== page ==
Gun Terminology: Prawl

by
posted on June 7, 2010
201064104729-pixblog1209-008_ms.jpg

The word "prawl" means a bump, knob or projecting corner on the frame of a revolver. As best as I can determine, the term prawl originated during the 19th century. This is when repeating handguns first became common.

You occasionally see the word used in describing something like a S&W Russian or Number Three New Model.

The prawl had a useful function in firing the gun. Held in a positive grasp, a prawl-equipped revolver wouldn't move around when the gun is fired. It also tended to position the gun firmly in the shooters grasp when he reached for the hammer with the thumb of the shooting hand.

Peacemaker Colts, Remington Frontiers and S&W Schofields didn't have prawls in their design. Carried over to modern guns, you could say that a Model 29 .44 Magnum has a prawl of sorts.

The revolver on the left is a S&W Russian with a prawl on the top rear of the frame. The other one is the S&W American without a prawl.

Latest

Qamain
Qamain

Rifleman Q&A: Shotgun Proofmarks?

Read this 'Questions & Answers' column from the American Rifleman archives to learn about Belgian shotguns and their proofmarks.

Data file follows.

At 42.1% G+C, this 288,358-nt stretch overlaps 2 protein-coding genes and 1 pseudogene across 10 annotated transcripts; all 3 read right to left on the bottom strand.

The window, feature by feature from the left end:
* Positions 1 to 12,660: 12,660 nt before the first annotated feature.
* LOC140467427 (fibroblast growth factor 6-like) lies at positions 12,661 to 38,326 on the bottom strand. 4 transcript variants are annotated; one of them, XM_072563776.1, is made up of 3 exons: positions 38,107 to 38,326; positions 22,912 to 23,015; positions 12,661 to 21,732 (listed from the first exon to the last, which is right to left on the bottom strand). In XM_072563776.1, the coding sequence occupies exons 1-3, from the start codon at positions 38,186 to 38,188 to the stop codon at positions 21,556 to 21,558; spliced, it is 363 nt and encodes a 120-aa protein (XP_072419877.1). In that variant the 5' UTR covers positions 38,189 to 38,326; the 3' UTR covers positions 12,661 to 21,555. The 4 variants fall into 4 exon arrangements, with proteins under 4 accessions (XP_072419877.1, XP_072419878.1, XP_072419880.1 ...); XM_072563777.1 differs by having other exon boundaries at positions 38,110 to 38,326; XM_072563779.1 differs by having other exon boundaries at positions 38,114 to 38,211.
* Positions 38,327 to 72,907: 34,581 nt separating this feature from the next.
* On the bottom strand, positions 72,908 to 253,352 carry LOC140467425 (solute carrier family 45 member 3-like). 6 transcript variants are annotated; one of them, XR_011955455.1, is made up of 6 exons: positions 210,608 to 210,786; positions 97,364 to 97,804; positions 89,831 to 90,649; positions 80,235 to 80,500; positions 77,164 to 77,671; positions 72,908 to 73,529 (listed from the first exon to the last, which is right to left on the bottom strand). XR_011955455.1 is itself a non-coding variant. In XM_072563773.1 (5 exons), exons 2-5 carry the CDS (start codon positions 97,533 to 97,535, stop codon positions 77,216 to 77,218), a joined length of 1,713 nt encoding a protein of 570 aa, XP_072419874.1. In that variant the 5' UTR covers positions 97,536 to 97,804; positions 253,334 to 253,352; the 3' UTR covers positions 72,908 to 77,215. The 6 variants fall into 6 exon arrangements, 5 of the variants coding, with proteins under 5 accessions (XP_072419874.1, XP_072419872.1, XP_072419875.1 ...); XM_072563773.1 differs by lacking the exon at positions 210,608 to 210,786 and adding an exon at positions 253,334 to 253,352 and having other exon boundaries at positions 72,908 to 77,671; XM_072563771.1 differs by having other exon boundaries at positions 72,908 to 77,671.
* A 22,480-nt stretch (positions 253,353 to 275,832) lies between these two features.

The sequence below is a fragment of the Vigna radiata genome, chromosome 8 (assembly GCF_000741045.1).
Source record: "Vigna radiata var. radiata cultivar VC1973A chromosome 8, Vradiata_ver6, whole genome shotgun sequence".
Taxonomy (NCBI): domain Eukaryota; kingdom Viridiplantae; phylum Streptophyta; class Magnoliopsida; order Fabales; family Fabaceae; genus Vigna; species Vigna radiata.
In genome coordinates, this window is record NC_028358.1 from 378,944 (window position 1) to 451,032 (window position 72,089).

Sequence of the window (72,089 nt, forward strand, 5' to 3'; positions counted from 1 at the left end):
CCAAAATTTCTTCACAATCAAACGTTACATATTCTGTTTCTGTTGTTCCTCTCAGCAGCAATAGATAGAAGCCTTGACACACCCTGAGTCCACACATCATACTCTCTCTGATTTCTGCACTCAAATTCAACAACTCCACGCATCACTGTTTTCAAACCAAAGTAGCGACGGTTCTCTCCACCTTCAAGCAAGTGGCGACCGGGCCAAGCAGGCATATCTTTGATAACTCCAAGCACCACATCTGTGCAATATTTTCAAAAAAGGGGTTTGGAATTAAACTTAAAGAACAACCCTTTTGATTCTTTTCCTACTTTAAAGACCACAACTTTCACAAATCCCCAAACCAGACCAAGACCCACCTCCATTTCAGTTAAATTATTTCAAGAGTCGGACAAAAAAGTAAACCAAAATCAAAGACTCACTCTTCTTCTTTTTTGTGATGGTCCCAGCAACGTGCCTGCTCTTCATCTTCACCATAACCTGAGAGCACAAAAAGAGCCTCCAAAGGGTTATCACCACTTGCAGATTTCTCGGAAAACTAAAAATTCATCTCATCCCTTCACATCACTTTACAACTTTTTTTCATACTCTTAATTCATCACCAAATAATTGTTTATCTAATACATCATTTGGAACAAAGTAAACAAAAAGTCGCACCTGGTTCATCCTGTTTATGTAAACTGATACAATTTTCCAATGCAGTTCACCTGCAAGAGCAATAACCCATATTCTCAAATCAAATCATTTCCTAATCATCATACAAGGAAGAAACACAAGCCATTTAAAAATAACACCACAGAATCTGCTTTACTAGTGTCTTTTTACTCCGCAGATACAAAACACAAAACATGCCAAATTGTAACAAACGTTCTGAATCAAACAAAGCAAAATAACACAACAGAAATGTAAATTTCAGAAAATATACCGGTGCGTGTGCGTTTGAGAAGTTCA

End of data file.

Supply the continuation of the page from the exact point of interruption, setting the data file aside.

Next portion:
Preview: Winnerwell Fastfold Titanium Camping Stove

Winnerwell, in partnership with Dwell Outdoors LLC for U.S. distribution, has upgraded its line of stainless steel tent stoves to include a design that is lightweight with increased durability provided by the company’s use of titanium.

New for 2021: FN 502 .22 LR Pistol

FN America offers the industry's first slide-mounted optics-ready .22 LR pistol in the form of its FN 502.

The MSR-15 Valkyrie: Savage's .224 Valkyrie Powerhouse

Not many modern sporting rifles were chambered for the .224 Valkyrie cartridge when it was officially unveiled at the 2018 SHOT Show, except for the Savage MSR 15 Valkyrie.

NRA Gun of the Week: Rock Island Armory STK100

On this week's "Gun of the Week" video preview, watch as American Rifleman staff examine and range test a Rock Island Armory striker-fired handgun in 9 mm Luger that features an aluminum frame with an internal steel chassis.

Smith & Wesson's Triple Lock: A Look Back

The Triple Lock was the first Smith & Wesson revolver built on what is now called the N-frame—S&W’s N-frames have defined the modern wheelgun.

Interests



Get the best of American Rifleman delivered to your inbox.